- Short report
- Open Access
FOXD1 mutations are related to repeated implantation failure, intra-uterine growth restriction and preeclampsia
Molecular Medicine volume 25, Article number: 37 (2019)
Human reproductive disorders consist of frequently occurring dysfunctions including a broad range of phenotypes affecting fertility and women’s health during pregnancy. Several female-related diseases have been associated with hypofertility/infertility phenotypes, such as recurrent pregnancy loss (RPL). Other occurring diseases may be life-threatening for the mother and foetus, such as preeclampsia (PE) and intra-uterine growth restriction (IUGR). FOXD1 was defined as a major molecule involved in embryo implantation in mice and humans by regulating endometrial/placental genes. FOXD1 mutations in human species have been functionally linked to RPL’s origin.
FOXD1 gene mutation screening, in 158 patients affected by PE, IUGR, RPL and repeated implantation failure (RIF), by direct sequencing and bioinformatics analysis. Plasmid constructs including FOXD1 mutations were used to perform in vitro gene reporter assays.
Nine non-synonymous sequence variants were identified. Functional experiments revealed that p.His267Tyr and p.Arg57del led to disturbances of promoter transcriptional activity (C3 and PlGF genes). The FOXD1 p.Ala356Gly and p.Ile364Met deleterious mutations (previously found in RPL patients) have been identified in the present work in women suffering PE and IUGR.
Our results argue in favour of FOXD1 mutations’ central role in RPL, RIF, IUGR and PE pathogenesis via C3 and PlGF regulation and they describe, for the first time, a functional link between FOXD1 and implantation/placental diseases. FOXD1 could therefore be used in clinical environments as a molecular biomarker for these diseases in the near future.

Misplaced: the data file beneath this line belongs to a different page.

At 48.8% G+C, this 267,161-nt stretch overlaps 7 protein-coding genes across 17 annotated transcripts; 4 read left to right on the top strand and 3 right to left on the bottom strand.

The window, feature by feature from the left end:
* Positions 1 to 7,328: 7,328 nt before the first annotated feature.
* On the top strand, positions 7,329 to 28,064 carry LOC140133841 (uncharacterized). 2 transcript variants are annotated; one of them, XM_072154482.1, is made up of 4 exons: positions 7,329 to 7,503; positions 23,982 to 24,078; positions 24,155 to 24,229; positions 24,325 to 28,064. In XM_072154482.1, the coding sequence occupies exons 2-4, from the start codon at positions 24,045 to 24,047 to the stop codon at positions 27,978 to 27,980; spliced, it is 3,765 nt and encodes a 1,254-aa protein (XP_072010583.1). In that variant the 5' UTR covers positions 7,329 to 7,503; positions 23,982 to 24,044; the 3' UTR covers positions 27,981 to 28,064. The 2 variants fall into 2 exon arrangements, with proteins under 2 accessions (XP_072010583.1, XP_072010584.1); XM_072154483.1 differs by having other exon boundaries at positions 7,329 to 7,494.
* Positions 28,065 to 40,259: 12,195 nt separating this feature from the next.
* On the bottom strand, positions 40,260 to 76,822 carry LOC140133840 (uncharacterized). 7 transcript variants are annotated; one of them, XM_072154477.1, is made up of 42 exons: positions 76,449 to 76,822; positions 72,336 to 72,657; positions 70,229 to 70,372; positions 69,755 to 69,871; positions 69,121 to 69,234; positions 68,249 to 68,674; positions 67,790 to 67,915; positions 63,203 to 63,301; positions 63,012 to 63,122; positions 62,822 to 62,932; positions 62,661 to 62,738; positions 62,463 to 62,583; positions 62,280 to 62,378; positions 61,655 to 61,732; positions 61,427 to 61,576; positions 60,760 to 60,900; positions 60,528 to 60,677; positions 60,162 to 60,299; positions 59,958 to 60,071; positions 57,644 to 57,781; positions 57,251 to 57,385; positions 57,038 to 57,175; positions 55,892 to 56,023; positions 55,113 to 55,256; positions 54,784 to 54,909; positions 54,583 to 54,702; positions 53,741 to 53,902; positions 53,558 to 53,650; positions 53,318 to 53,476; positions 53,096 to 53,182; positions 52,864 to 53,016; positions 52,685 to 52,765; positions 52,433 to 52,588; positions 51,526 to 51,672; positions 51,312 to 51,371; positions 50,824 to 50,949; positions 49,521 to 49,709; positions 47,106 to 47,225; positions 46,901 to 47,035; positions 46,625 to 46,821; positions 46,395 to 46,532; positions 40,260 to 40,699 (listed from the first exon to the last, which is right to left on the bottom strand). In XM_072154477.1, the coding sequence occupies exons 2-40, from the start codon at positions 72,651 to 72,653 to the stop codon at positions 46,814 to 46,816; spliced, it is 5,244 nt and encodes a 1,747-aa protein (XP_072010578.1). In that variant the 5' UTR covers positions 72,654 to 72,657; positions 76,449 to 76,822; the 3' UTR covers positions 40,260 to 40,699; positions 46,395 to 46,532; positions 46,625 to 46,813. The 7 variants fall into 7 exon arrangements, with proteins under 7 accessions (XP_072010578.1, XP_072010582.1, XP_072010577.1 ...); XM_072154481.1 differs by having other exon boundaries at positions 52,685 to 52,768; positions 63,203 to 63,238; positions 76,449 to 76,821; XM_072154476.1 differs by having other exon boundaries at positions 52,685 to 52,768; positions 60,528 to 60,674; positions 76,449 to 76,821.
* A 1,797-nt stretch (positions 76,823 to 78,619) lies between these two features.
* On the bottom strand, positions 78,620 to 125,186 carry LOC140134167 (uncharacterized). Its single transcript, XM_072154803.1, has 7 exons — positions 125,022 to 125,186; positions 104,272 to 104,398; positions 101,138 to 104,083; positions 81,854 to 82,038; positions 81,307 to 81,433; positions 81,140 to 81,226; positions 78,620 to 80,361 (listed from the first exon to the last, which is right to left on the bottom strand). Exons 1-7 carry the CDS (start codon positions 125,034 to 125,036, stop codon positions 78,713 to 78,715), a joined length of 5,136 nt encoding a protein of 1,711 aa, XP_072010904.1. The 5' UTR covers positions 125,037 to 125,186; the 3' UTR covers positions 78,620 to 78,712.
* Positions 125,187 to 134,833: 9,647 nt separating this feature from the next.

Recurrent pregnancy loss, Preeclampsia, Intra-uterine growth restriction, FOXD1
Human reproductive disorders consist of frequently occurring dysfunctions including a broad range of phenotypes affecting fertility and women’s health during pregnancy. Several female-related diseases have been associated with hypofertility/infertility phenotypes, most of which can affect the ovaries (e.g. primary ovarian insufficiency-POI), the hormonal system (e.g. polycystic ovary syndrome-PCOS), the fallopian tubes (e.g. obstruction) and/or the endometrium (e.g. recurrent pregnancy loss-RPL- and endometriosis) (Laissue, 2018; Smith et al., 2003). Other commonly occurring diseases may be life-threatening for the mother and foetus, such as preeclampsia (PE) and intra-uterine growth restriction (IUGR) both of which causes important physiological changes during pregnancy.
RPL (which affects 2–5% of all pregnancies) has been clinically defined as being at least three pregnancy losses occurring before the 20th week of gestation (El Hachem et al., 2017). Its aetiology is still poorly understood as, although several causes have been described, > 50% of cases are considered idiopathic; such scenario pinpoints the potential participation of a genetic component related to its origin. Various tools have been used for identifying loci and sequence variants related to this disease’s aetiology, such as genome-wide association studies (GWAS), Sanger and next generation sequencing (NGS), linkage analysis and DNA methylation status assessment (Kolte et al., 2011; Li Wang et al., 2010; Pereza et al., 2017; Vaiman, 2015). However, the definitive association of genetic variants or epigenetic modifications with the phenotype has rarely been validated by functional tests.